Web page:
It was also via the murky graphic design underworld of favours-for-favours and payment in kind that I came to do this little job for a start-up bakery in return for a bit of web building by that digital bloke, Rob Wilson.
I was quite pleased with it too, until I was later reminded of the classic Boddington’s pint with a quiff ad by BBH which must have been rattling around my subconscious. Oh well.
Far and away the most retro fun I have with any job must be the Garter Lounge posters.
I’ve worked on these for the burlesque starlet and promoter Darkteaser over the last three years and, as I get a pretty free rein on them, they’ve become my playground to try different stuff out. Flitting around whatever eras and styles take my fancy, some just take style cues from the past, while others have been more of a straight pastiche.
I’ll post some others another time, but there are a couple with a strong fifties flavour, like the one for the Halloween show in 2009 which took a strong lead from the B-movie posters of the time.
To be honest, you see this sort of thing a lot ‘on the scene’ but I think the extra work in making it look like a genuinely cheaply printed poster of the era pays off. If you click it a couple of times you’ll see the halftone screen on the images and how I managed to make it look like the ink has bled.
While it’s maybe one of the more obvious all the posters I’ve done, it’s always been the most popular and has graced the pages of both Burlesque Bible and Photo Pro magazines.
When the Garter Lounge grew out of its working-men’s club origins and into the sumptuous Assembly in Leamington, I wanted to reflect the change with a more showgirly take on the proceedings and looked to more glamorous old style cosmetics ads and Vegas paraphernalia for inspiration.
The keen-eyed among you will notice that the atomic stars from Jeni’s flyer make another appearance.
I love doing the burlesque posters, and reviving of these old graphic styles suits the promotion of a revived artform. I think for this stuff to work it has to be relevant to the subject, as most of this is. Well, maybe apart from the NCET job which never happened anyway.
Before Christmas I caught a tweet flying around calling for help with a history festival that a group of volunteers were putting on in my home town. With it being Jubilee year a lot of the events had a fifties theme, though the headline event featuring one of my heroes Tony Benn, swung it enough for me to stick my hand in the air and volunteer Vital’s services.
A mixed bag of walks, talks, performances and events, the first job was to unite the festival under one identity. I developed a few routes, that all attempted to make the event look vaguely retro while broadly accessible – with varying degrees of success. The clear winner managed to balance the long name ‘Leamington’, introduce a backwards-looking eye and just about avoid the red, white and blue colour scheme that is dominating this particular summer.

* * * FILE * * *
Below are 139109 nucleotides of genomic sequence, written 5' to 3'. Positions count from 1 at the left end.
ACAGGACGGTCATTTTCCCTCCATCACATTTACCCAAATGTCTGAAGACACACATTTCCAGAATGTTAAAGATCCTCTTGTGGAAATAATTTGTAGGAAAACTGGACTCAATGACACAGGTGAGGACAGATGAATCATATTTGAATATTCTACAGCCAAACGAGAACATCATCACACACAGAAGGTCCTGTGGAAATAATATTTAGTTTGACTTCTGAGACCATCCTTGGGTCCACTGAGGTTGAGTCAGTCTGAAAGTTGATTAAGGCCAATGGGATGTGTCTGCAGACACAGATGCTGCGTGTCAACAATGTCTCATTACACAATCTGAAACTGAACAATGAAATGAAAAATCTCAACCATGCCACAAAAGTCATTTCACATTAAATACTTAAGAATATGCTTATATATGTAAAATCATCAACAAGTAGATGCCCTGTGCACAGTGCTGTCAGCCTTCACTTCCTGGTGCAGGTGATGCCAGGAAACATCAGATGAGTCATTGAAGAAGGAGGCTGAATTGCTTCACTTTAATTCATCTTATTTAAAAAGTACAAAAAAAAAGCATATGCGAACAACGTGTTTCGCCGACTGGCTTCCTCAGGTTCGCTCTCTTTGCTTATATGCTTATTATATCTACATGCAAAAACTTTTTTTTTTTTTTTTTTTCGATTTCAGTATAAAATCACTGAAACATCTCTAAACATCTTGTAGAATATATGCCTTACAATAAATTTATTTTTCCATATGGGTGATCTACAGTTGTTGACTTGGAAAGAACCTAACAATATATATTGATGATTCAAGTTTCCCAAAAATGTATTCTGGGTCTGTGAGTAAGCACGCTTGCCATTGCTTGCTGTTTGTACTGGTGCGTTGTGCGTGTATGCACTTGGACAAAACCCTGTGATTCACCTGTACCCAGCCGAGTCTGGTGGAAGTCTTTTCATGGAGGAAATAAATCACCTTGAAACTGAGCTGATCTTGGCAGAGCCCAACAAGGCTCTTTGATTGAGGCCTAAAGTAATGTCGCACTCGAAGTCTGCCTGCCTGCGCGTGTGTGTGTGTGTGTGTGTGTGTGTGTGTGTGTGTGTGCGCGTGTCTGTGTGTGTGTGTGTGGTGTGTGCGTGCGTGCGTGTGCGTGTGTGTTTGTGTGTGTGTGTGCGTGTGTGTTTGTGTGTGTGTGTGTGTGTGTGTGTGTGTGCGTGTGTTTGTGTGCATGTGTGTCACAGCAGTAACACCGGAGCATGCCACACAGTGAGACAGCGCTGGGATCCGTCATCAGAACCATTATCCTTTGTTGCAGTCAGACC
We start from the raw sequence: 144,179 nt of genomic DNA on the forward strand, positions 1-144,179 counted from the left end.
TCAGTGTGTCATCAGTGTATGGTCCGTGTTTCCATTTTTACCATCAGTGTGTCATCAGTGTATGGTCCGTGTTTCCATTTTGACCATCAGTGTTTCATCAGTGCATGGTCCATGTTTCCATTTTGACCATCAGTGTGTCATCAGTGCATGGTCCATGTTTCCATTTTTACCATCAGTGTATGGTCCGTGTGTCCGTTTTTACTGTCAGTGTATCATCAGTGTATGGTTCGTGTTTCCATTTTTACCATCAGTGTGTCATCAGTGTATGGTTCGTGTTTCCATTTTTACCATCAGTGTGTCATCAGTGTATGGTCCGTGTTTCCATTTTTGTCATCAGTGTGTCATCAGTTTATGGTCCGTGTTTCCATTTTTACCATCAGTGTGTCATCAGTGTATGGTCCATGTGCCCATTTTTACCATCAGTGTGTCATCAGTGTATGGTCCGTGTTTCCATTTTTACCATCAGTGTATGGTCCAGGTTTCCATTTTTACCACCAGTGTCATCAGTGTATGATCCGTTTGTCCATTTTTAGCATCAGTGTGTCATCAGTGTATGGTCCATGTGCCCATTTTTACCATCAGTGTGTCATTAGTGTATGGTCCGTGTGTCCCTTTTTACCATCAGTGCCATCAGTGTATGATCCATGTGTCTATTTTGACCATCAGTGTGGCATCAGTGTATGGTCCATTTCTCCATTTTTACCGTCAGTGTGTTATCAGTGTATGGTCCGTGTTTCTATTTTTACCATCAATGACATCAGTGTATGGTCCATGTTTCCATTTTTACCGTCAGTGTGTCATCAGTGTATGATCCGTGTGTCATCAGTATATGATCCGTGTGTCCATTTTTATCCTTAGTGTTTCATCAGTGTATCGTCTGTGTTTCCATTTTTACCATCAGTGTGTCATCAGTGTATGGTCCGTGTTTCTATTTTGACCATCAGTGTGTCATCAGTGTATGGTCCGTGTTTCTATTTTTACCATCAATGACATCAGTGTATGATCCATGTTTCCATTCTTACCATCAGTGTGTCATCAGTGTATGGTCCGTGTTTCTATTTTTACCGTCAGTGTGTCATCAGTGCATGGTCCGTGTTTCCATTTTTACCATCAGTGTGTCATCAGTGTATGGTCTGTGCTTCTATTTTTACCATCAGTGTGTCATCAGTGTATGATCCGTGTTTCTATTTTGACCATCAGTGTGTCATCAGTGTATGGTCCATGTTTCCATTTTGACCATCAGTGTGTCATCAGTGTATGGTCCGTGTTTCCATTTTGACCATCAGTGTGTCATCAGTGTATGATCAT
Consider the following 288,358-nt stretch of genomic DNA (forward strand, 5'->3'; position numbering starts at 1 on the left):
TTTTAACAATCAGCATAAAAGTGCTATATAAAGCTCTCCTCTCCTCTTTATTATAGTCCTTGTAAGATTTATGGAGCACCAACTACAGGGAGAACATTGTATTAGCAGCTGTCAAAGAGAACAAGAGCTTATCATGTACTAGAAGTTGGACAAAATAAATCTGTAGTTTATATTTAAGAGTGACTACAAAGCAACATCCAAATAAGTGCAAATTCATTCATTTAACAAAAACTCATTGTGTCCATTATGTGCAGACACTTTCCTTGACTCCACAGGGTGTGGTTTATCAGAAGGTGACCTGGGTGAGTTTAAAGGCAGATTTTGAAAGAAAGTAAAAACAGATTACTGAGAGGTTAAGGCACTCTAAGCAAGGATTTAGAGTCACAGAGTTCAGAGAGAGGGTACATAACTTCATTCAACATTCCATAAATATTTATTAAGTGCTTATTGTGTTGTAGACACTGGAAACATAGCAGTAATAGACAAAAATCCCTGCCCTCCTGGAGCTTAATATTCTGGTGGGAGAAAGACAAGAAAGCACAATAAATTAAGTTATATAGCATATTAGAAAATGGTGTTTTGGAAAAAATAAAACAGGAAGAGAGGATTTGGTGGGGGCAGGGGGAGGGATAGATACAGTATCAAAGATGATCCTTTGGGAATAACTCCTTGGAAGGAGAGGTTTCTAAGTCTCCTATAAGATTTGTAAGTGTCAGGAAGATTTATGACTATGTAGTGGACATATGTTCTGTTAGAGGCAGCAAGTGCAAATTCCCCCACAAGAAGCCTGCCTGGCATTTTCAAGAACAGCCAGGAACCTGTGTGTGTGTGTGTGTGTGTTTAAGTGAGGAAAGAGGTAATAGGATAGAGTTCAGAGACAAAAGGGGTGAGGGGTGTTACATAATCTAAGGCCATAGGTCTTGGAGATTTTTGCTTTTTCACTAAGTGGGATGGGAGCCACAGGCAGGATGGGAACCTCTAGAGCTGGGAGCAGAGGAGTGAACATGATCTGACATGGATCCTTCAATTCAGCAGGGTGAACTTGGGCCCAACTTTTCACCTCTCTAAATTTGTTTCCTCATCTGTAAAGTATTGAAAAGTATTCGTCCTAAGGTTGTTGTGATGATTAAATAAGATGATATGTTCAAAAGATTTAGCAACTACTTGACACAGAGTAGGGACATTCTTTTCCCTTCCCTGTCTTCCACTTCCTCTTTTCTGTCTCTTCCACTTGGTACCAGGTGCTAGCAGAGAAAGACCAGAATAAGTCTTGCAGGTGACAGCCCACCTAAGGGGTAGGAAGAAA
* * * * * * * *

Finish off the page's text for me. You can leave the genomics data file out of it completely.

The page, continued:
It also set up some simple graphic assets and a strong palette that were easy to use to create a cohesive set of communications. Together with my Vital colleague Nick Whitehouse, we helped build a simple WordPress template that the organisers could pick up , populate and manage, in addition to coordinating a bit of social media and creating Flickr group to encourage local folk to share images of the festival and their town.
It was always the intention of the festival to have a wider appeal beyond the history buffs that would seek out the activities anyway, so while it would have been easy to get carried away and make everything look like avant-garde Blue Note jazz covers, I did try to give it a family friendly populist touch.
Look, there’s even a little girl with a jaunty hat on it and everything!
Another key element for me was to include as many photos of old Leamington as I could possibly cram into the 32 page programme. Everyone likes looking at old photos of their high street and working out what shops are now.
One of the visuals in my first presentation to the organisers was a poster for the Tony Benn event to show how the identity could be applied in different ways across different things. It ended up going to print, pretty much as it was.
Though I also thought this design lent itself to doing some old school screen prints too, so I contacted Warwickshire College School of Arts where I act as an Industry Advisor, to pull a favour. From a technical point of view it turned out the modern water-based inks were too opaque to do the overprint-y colour mix-y thing where the circles overlapped, but four head scratching plate separations later I was round at the college getting my hands dirty.
It’d been a long time since my early atrocious attempts in this media when I was at North Lindsey, so massive thanks to the technician Charlie, who not only made it all happen, but did the majority of the work. It’s a clarty old process and, as someone used to getting things within three decimal places on a mac, I forced myself to relax and let the happy splodgy accidents happen.
The results were great. Really worth the effort.
Looking at them they’re more Warhol than anything, and of course every one of them is different. We put the best two aside to present to Tony and Roy as a thank you for appearing at the festival.
I’ve long admired Tony Benn’s common sense approach to antagonising the establishment and, while at 87 he is undeniably frail, he’s still as sharp as a very eloquent tack. It was such a thrill to meet him backstage after the show and help present him and Roy Bailey with their framed prints.
They seemed to be genuinely chuffed, even though they must have been given lots of other well-meaning nonsense over the years.
I still have a handful of posters left. If any of you blog readers are fans of Tony, Roy or are just a bit partial to slightly out of register screen prints, drop me a line and I might be able to sort you out.
The festival officially ends this weekend, though it’s planned to return next year. Hopefully the opportunity to do a bit more vintage-inspired work will be there again.